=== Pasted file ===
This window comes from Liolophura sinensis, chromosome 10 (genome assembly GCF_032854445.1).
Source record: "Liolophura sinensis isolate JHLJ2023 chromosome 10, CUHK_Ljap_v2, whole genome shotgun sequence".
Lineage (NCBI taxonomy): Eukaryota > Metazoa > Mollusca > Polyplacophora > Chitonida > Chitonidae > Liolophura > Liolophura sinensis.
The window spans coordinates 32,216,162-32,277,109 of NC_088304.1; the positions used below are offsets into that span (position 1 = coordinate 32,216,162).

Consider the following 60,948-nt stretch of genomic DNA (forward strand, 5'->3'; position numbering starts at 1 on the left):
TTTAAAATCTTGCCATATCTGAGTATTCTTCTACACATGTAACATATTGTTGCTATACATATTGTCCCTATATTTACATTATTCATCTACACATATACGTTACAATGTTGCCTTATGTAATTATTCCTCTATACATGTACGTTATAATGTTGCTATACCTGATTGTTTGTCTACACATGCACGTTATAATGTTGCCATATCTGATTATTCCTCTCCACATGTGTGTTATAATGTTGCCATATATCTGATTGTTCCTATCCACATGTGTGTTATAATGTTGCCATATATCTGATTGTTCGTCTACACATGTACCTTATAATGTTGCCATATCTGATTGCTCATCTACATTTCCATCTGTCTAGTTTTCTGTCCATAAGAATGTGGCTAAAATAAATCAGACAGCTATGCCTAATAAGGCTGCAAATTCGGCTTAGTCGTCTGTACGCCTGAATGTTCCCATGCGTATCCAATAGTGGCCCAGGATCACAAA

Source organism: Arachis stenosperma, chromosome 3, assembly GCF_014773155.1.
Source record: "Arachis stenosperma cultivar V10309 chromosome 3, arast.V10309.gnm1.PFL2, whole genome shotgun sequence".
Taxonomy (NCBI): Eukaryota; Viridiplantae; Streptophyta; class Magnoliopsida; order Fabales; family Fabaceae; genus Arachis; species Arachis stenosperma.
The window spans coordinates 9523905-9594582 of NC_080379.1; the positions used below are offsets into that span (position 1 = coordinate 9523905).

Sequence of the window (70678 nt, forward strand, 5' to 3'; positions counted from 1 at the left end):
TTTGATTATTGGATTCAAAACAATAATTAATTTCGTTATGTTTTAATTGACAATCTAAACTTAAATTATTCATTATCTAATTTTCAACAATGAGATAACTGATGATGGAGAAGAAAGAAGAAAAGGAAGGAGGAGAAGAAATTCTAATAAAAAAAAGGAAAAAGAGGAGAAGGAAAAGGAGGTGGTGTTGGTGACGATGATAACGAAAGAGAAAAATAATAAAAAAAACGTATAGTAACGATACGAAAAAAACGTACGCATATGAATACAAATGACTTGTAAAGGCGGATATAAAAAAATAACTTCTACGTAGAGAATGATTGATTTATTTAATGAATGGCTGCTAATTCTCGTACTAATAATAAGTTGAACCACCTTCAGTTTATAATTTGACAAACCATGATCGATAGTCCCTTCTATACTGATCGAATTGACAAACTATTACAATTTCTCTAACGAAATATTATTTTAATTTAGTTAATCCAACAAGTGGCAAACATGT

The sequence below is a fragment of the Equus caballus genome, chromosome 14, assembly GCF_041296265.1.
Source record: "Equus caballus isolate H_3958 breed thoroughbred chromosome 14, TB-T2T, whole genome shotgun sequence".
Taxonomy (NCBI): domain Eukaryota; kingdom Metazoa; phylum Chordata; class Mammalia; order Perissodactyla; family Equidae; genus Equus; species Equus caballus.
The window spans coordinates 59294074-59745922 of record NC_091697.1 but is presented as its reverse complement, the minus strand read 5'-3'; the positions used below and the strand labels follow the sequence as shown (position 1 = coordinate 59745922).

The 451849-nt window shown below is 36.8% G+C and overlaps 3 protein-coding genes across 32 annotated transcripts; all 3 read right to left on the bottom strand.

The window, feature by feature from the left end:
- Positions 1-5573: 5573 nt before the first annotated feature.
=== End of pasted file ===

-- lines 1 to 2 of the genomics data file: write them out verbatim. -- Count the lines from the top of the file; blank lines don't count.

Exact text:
This window comes from Liolophura sinensis, chromosome 10 (genome assembly GCF_032854445.1).
Source record: "Liolophura sinensis isolate JHLJ2023 chromosome 10, CUHK_Ljap_v2, whole genome shotgun sequence".